In the weeks leading up to the U.S. open, as preparations began in New York for America's marquee tennis event, correspondent Mo Rocca went to see the athletes at practice – running, rallying, rolling. These are tennis' unsung heroes: The ball persons.
For 22 years, Laray Fowler has been using time off from her day job to serve as a ball person. Rocca asked her, "Which do you prefer, the net or the baseline?"
"I prefer any position on the court, as long as I'm on the court," she replied.
And how does she train? "You just need to make sure that your body is in the best shape that your body can be in," Fowler said. "Cardio, yoga … your reflexes need to be on-point."
Fowler is one of about 200 ball people working the Open, aged 16 to 63, whose chief aim is not to be noticed.
Fowler said, "Part of our job is to make the match go smoother and just not be seen, and if we can make the match go as fast as possible and effortless, that's great."
Tennis was originally a game for aristocrats, said historian Elizabeth Wilson, author of "Love Game." "Henry VIII of England played tennis. Louis XIV, Louis X of France, they all were mad about tennis," Wilson said.
"I would be so stressed out being Henry VIII's ball boy," Rocca laughed.
"Well, I don't know that Louis XIV would've been much better, actually," Wilson said.
During this early period, hiring ball persons was unnecessary. "Ball persons emerged simply out of servants," said Wilson. "This was no problem getting someone to hand you the ball."
In the 1960s, tennis entered the "open era," which meant amateurs and professionals started playing together. And as the sport became more professionalized, so did the role of the ball person. In newsreel footage from 1966, ball boys at Wimbledon (and back then there were no ball girls) are seen being put through their paces.
Wilson said, "That period really inaugurates when people really had to look at how are tournaments run, who is umpiring. This was all part of something that then included ball boys."
Before they became tennis royalty, John McEnroe was a ball person, as was a 12-year-old Roger Federer.
This year's open call for U.S. Open ball persons was held in June – and Rocca just had to audition.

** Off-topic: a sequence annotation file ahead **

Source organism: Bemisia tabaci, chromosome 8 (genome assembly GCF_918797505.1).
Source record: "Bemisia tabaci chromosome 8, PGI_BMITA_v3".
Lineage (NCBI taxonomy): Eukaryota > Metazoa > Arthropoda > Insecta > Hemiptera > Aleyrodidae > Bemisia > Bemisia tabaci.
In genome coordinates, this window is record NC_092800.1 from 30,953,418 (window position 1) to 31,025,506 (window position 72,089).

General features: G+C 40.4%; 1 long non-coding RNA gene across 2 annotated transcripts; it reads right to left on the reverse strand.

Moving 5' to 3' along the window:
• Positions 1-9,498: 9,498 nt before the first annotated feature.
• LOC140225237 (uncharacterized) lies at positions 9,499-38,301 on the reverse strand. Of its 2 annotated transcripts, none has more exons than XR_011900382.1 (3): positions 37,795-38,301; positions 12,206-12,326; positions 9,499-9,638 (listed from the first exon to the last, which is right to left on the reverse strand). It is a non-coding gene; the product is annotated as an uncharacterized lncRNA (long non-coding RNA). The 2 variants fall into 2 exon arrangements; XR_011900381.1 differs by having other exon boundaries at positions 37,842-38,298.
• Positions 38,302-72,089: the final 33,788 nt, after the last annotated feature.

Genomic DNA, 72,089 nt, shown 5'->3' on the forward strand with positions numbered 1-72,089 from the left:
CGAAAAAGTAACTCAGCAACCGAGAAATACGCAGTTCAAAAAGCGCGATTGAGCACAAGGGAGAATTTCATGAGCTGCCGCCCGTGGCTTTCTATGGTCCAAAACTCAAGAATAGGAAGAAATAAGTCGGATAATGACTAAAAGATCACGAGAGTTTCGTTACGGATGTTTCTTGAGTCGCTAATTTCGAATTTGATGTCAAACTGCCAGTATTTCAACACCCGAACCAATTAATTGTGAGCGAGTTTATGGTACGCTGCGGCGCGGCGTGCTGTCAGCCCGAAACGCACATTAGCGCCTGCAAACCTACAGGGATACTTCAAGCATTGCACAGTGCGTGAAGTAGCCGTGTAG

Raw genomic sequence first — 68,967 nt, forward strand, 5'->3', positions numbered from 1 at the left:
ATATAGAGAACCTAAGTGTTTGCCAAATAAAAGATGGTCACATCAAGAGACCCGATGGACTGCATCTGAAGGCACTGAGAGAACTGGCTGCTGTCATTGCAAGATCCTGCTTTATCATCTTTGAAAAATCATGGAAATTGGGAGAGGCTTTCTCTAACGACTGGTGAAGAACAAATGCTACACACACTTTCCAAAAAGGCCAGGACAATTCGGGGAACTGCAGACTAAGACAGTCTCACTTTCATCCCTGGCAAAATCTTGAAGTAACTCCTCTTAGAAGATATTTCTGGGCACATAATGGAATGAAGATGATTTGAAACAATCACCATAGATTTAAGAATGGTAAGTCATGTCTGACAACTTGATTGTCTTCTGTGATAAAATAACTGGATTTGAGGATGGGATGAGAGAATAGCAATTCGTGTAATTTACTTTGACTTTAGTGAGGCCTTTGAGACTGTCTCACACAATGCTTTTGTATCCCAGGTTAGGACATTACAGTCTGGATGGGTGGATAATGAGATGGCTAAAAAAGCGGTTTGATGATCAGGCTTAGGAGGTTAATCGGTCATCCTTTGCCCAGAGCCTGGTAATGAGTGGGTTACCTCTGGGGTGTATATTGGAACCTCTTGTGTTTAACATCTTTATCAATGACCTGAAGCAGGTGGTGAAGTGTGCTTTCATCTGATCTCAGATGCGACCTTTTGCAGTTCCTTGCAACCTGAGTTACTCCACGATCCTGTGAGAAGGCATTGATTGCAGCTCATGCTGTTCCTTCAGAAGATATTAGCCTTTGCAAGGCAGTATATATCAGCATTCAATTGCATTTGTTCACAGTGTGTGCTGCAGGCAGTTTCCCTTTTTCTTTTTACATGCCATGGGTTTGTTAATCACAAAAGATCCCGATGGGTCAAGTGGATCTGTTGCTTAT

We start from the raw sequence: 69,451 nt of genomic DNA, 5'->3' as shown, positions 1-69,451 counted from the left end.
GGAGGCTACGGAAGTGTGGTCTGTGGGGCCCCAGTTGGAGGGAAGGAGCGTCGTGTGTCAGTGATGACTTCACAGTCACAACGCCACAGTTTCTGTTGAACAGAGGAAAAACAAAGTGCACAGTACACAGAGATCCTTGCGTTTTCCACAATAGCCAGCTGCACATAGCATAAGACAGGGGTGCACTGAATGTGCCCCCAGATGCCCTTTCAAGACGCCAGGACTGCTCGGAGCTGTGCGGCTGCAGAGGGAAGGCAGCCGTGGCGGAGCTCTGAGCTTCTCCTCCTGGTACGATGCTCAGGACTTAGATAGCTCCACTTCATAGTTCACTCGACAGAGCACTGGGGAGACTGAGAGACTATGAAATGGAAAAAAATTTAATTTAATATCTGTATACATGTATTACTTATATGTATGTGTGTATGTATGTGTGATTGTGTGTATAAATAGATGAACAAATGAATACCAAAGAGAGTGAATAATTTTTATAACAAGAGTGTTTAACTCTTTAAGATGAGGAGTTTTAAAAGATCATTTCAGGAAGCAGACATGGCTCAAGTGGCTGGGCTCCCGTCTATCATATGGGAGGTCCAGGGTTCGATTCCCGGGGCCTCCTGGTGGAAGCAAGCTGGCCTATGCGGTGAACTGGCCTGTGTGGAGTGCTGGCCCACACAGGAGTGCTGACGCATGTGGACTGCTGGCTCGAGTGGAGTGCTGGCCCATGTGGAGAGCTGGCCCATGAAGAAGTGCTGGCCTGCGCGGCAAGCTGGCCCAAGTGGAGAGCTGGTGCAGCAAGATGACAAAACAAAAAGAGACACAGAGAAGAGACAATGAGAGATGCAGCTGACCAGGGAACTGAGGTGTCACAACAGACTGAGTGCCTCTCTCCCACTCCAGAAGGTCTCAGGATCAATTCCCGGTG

The mechanics of the job were quickly explained: "Run out there fast as you can, clean pick it up, run back to your position here," said the instructor.
It takes six ball persons to work a match: two behind each of the baselines and two at the net. Should a point end at the net, the corresponding ball person springs into action, quick like a bunny, careful not to stomp or squeak. Then, he or she rolls the ball toward the baseline ball person, who services the player, all within 25 seconds.
When the balls aren't in play, they have to be handled carefully.
Tiahnne Noble, the U.S. Open's director of ball persons, said, "The ball people actually can't put balls into their pockets. So, we just put them behind our back."
Rocca asked, "Does it help if you have long fingers to hold a lot of balls?"
"No," said Noble. "Typically the most you'll have at one time is four, maybe five."
"Well, that's a lot! Can you hold three balls in one hand?"
And these balls are flying fast. "Some ball persons can get hit if they don't get out of the way of the tennis ball," Noble said. "Last year I had some fractured fingers from trying to catch some serves."
At last year's Australian Open, Rafael Nadal accidentally hit ball person Anita Birchall in the head. But there's no crying in Grand Slam tennis!
Rocca asked Noble, "What do you look for in a ball person?"
"I want the ball people to be attentive, and have a great attitude," she replied.
Alas, this year Rocca's best wasn't good enough. Having been put through the paces, he panted, "I'm ready to be put into assisted living after that."
For more info:
U.S. OpenU.S. Open Ball Person Tryouts"Love Game: A History of Tennis, from Victorian Pastime to Global Phenomenon" by Elizabeth Wilson (Serpent's Tail), in Trade Paperback and eBook formats, available via Amazon
Story produced by Julie Kracov. Editor: Chad Cardin.